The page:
This is an unusual view of British society, there are certain facts that appear difficult to assimilate. Throughout the twentieth century Britain has been in a constant state of change. there have been waves of immigration; Jews from Russia and Poland, successive waves of immigration from Ireland, the displacement of people during the 1 World War and the much greater movement of people after the 2 World War from the devastated countries of Eastern Europe. Yet we like to think of ourselves as a homogenous British group that we have been since the days of the Norman Conquest a thousand years ago. Two groups that are largely missed out from this story are those who came on the Empire Windrush in the 1940s from the West Indies and those who came from India and Pakistan, from what was then the British Empire.
Another subject mentioned only briefly was Britain’s leading part in the inhuman Slave Trade for two hundred years. Some British families got exceedingly rich and set up their very large estates on the profits of this trade between Africa and the Caribbean. Some beautiful mansions were embellished with paintings and elaborate furniture bought with the profits of treating human beings as if they were bits of machinery to be used ceaselessly and thrown aside when their usefulness came to an end. Historically Britain’s part in the slave trade has been minimised to the point of being a footnote. Maybe generations have to pass before we can face the full horror of what we have done.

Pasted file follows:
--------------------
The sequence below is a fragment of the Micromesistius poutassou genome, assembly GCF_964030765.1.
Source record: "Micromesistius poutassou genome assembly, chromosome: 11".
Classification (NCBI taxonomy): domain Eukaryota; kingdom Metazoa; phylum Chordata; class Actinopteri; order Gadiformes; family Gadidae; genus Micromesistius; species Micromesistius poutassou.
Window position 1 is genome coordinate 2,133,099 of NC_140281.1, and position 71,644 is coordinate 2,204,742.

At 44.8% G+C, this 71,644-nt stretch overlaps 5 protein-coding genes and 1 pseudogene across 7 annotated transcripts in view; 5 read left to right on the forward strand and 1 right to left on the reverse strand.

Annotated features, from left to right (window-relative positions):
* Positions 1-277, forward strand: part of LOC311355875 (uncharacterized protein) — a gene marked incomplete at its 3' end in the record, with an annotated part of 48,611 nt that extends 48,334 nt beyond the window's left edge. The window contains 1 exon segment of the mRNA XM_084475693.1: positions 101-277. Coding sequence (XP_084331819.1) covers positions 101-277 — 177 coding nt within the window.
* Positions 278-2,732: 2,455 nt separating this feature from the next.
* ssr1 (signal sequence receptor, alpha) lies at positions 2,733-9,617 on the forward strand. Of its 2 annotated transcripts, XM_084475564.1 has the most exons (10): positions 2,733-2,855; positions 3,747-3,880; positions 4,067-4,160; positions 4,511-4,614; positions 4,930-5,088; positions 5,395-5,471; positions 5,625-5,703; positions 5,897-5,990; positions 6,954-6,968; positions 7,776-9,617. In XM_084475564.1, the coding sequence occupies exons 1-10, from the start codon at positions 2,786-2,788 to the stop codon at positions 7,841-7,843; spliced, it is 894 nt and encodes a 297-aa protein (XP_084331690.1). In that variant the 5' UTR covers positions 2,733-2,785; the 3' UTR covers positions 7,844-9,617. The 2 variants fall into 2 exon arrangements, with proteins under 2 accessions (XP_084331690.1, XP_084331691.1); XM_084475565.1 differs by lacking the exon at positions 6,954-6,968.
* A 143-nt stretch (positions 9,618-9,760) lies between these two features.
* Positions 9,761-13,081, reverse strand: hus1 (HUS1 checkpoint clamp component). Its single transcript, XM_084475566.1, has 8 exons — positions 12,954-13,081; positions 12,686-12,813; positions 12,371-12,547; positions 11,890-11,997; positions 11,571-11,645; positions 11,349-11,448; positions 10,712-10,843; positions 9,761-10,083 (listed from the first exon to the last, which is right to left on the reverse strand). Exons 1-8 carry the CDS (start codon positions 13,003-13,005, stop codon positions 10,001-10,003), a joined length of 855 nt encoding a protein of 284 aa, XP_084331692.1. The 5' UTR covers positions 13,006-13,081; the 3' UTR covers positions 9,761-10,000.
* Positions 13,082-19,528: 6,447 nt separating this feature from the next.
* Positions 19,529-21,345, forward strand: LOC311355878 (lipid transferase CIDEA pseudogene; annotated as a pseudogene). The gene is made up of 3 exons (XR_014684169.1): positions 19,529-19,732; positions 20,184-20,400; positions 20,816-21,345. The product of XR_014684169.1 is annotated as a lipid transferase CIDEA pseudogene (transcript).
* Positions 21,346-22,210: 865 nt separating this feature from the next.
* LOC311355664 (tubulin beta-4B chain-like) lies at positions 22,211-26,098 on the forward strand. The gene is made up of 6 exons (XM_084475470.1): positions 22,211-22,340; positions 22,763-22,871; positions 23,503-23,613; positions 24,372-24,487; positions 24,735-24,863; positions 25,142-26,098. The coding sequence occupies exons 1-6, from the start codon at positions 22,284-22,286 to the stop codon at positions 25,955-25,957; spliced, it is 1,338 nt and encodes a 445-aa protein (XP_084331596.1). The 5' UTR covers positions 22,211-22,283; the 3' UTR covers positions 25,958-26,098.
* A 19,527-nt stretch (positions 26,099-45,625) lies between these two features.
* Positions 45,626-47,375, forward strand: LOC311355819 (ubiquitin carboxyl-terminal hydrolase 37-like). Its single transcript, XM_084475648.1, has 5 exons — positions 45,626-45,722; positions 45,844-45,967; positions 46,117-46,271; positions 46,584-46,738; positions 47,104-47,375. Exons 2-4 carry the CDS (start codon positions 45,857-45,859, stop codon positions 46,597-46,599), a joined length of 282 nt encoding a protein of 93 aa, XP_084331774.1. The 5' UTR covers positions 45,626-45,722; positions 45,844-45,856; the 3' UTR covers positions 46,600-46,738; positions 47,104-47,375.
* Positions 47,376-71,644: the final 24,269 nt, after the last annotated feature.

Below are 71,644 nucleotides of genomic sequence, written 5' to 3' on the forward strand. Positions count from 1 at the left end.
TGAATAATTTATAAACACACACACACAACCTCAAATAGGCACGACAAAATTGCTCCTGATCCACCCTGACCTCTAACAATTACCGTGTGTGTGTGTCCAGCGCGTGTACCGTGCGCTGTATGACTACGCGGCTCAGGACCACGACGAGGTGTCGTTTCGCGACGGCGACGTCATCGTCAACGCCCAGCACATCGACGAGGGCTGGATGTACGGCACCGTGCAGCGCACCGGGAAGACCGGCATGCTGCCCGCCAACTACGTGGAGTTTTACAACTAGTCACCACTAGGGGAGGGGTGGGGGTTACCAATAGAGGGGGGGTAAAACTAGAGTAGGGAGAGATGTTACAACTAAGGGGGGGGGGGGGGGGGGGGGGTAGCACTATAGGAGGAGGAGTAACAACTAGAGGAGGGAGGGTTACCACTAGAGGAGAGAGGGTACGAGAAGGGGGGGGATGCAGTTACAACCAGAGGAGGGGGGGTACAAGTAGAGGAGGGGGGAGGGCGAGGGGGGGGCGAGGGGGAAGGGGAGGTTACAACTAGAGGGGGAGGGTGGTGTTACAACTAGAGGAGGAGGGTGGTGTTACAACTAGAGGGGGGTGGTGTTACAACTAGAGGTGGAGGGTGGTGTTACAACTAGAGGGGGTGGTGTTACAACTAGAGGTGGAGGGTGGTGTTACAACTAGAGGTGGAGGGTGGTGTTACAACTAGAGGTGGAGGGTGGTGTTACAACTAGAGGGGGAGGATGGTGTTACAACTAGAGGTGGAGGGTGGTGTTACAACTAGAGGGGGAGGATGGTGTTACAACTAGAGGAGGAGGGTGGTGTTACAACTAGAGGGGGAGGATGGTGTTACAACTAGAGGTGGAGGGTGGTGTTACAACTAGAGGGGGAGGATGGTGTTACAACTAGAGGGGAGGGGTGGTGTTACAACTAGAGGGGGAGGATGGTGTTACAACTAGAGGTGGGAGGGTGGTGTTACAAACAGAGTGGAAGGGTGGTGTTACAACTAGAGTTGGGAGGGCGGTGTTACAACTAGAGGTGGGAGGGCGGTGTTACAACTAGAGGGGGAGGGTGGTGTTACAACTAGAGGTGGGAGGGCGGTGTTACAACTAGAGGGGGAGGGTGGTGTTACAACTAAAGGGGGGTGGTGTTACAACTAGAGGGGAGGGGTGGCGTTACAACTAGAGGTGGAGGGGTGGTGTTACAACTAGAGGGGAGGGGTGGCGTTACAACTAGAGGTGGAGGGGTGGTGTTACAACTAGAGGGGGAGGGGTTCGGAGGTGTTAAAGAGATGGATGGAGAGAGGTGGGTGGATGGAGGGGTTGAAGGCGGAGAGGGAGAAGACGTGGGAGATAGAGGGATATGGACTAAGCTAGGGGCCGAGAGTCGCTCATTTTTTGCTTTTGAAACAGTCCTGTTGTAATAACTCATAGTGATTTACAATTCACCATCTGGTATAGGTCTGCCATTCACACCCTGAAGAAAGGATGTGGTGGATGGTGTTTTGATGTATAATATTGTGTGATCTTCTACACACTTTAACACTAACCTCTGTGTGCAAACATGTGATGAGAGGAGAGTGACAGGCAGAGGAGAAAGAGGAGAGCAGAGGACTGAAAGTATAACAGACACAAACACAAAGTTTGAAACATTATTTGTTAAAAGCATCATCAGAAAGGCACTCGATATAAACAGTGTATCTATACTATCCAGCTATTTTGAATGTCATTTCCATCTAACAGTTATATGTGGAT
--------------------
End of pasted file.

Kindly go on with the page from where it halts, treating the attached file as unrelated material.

Of course we know that workers in Britain in the eighteenth and nineteenth centuries worked in appallingly dangerous conditions: in the mines, in the factories, on the land and in the ships. The only issue that mattered was Profit. The workers were not owned by the coal owner, instead it was a kind of serfdom. The programme ‘Black and British: a Forgotten History’ by the historian David Olusoga on BBC2 was brilliantly done. I’m looking forward to episode 2 tonight.